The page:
Tuesday, January 29, 2019

Matt Whitaker Says Maximum Bob Is Close To A Wrap. What's Really Going On?

The only thing worse than being talked about is not being 
Given the state of play in the Russia scandal -- Donald Trump and his sycophancy pushing back harder and harder as the bodies pile up, now some 37 indictments involving 199 criminal charges in all, the best news that we've gotten in a while -- the icing on the Roger Stone layer cake, as it were -- is Acting Attorney General Matt Whitaker's stumbling declaration that Special Counsel Robert Mueller is close to wrapping up his investigation. 
Asked what the status of Mueller's 20-month-old probe was at the end of a press conference on Monday after the Justice Department charged Chinese communications equipment-making giant Huawei with fraud, Whitaker initially said he would not comment about an ongoing investigation.  He then hemmed and hawed before finally responding that "I have been fully briefed on the investigation and I look forward to Director Mueller delivering the final report.  I am comfortable that the decisions that were made are going to be reviewed. Right now, you know, the investigation is, I think, close to being completed." 
Why is this good news? 
As the ever spot-on Marcy Wheeler notes over at emptywheel:
[E]ven if Mueller is close to being done, reports from [Whitaker] that this is heading towards a report should be taken as the statements of a man hired to make statements like this.  The actual evidence suggests that Mueller is still pursuing damning conspiracy indictments. 
In other words, Whitaker was saying what Trump wanted to hear. 
And what is "the actual evidence" to which Marcy refers?  Evidence of a conspiracy, more or less the legal equivalent of collusion.   
Which in this case is evidence that some or perhaps many of the 17 or so Trump campaign officials and advisers who had more than 100 contacts with Russian nationals and WikiLeaks, or their intermediaries, as a recent New York Times analysis found, were co-conspiritors in the Kremlin's successful effort to cybersabotage Hillary Clinton's campaign and elect Vladimir Putin's orange-haired poodle.   
Of those 17 officials cited by The Times, six have been charged with criminal counts by Mueller -- Michael Cohen, Michael Flynn, Rick Gates, Paul Manafort, George Papadolpoulos and Stone -- although many of those counts are so-called process crimes such as lying to the FBI or congressional committees. 
But the Stone indictment seemed to leave open the possibility of a superseding indictment.  And there is reason to believe that Mueller still has at least a few rocks to turn over in nailing down evidence of a conspiracy, as well as the possibility (probability, some might say) of indictments against Julian Assange, Donald Jr. and Jared Kushner, among others.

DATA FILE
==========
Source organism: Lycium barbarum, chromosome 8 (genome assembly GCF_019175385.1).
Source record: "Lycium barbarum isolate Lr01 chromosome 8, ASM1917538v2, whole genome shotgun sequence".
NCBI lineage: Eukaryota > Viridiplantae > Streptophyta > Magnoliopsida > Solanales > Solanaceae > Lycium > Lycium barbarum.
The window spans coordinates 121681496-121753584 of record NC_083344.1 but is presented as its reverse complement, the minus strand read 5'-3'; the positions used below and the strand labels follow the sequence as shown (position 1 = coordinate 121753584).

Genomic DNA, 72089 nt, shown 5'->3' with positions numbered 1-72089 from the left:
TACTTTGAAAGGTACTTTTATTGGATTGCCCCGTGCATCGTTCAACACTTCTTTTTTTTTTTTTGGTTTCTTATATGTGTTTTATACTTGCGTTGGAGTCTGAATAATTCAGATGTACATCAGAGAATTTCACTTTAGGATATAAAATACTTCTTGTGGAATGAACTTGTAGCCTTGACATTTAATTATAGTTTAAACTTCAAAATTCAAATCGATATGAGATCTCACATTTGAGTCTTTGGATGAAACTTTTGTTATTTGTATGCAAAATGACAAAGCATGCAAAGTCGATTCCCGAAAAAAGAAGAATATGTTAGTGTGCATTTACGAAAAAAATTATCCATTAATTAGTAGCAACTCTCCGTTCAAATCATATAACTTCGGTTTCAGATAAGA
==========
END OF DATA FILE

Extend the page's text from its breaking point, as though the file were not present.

It can be argued endlessly whether Mueller is indeed wrapping up, whether we're at the beginning of the end, or the end of the beginning, or . . .  And is "soon" next week or next June? 
One thing is perfectly clear, however: The denunciations of Mueller by Trump, his lawyer Rudy Giuliani, West Wing minions, Vichy Republicans in Congress and the rest of the president's sycophancy are growing more shrill.  The special counsel's footsteps have grown thunderous and Trump is increasingly desperate, so desperate that he is capable of engineering another government shutdown in what would be an ultimately futile effort to turn back the tide engulfing him. 
Or how about provoking a war in Venezuela?  As we have learned to our dismay, anything is possible with a man who would sell out his country. 
 "Others go silent when indicted," noted one pundit of Stone's latest circus act.  "[But] Stone went on CNNABC and Fox News to tout his website and his next book ('Woodward and Bernstein: The Godfathers of Fake News') and to raise $2 million for his legal defense fund." 
Amidst his cockwalking, Trump's longest-serving advisery did have a serious message: Trump's presidency is in mortal peril because the Russia scandal investigation amounts to a "speeding bullet heading for his head."

Click HERE for a comprehensive timeline of the Russia scandal
and related developments.


Bscharlott said...

And look at how Whitaker is straining to say something, anything, that might be taken as a negative comment about the investigation: " I am comfortable that the decisions that were made are going to be reviewed." A double passive-voice construction. Thus we don't know whose decisions will be reviewed, nor who will be doing the reviewing. I hope Mueller doesn't lose too much sleep over that.

Whitaker comes off in all of this as a hack in over his head trying to keep out of the line of fire. He no doubt has been a big disappointment to Trump. He definitely is not a reckless Roger Stone type and will likely find ways to make a comfortable living in the slime pits of the far right long after Trump has left Washington.

Anonymous said...

I am quite confident that Matt Whitaker has fewer clues than Inspector Clouseau.